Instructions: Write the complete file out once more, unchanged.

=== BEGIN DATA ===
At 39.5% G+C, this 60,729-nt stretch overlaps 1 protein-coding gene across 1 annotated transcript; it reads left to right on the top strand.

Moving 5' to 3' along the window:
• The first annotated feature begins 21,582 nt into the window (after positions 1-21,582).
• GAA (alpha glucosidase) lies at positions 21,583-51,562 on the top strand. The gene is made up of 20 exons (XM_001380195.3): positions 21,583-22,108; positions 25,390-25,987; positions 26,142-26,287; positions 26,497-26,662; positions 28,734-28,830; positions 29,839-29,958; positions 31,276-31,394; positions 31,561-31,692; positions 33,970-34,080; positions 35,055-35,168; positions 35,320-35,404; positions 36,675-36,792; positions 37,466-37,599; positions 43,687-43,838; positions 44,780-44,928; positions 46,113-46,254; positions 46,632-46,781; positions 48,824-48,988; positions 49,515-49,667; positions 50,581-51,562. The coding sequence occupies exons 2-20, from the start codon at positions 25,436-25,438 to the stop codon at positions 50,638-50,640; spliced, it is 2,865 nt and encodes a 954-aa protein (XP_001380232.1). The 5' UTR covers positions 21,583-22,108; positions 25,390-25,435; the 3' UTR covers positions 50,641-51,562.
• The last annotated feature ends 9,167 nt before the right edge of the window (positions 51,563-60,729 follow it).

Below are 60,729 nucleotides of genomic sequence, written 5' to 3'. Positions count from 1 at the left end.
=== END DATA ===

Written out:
At 39.5% G+C, this 60,729-nt stretch overlaps 1 protein-coding gene across 1 annotated transcript; it reads left to right on the top strand.

Moving 5' to 3' along the window:
• The first annotated feature begins 21,582 nt into the window (after positions 1-21,582).
• GAA (alpha glucosidase) lies at positions 21,583-51,562 on the top strand. The gene is made up of 20 exons (XM_001380195.3): positions 21,583-22,108; positions 25,390-25,987; positions 26,142-26,287; positions 26,497-26,662; positions 28,734-28,830; positions 29,839-29,958; positions 31,276-31,394; positions 31,561-31,692; positions 33,970-34,080; positions 35,055-35,168; positions 35,320-35,404; positions 36,675-36,792; positions 37,466-37,599; positions 43,687-43,838; positions 44,780-44,928; positions 46,113-46,254; positions 46,632-46,781; positions 48,824-48,988; positions 49,515-49,667; positions 50,581-51,562. The coding sequence occupies exons 2-20, from the start codon at positions 25,436-25,438 to the stop codon at positions 50,638-50,640; spliced, it is 2,865 nt and encodes a 954-aa protein (XP_001380232.1). The 5' UTR covers positions 21,583-22,108; positions 25,390-25,435; the 3' UTR covers positions 50,641-51,562.
• The last annotated feature ends 9,167 nt before the right edge of the window (positions 51,563-60,729 follow it).

Below are 60,729 nucleotides of genomic sequence, written 5' to 3'. Positions count from 1 at the left end.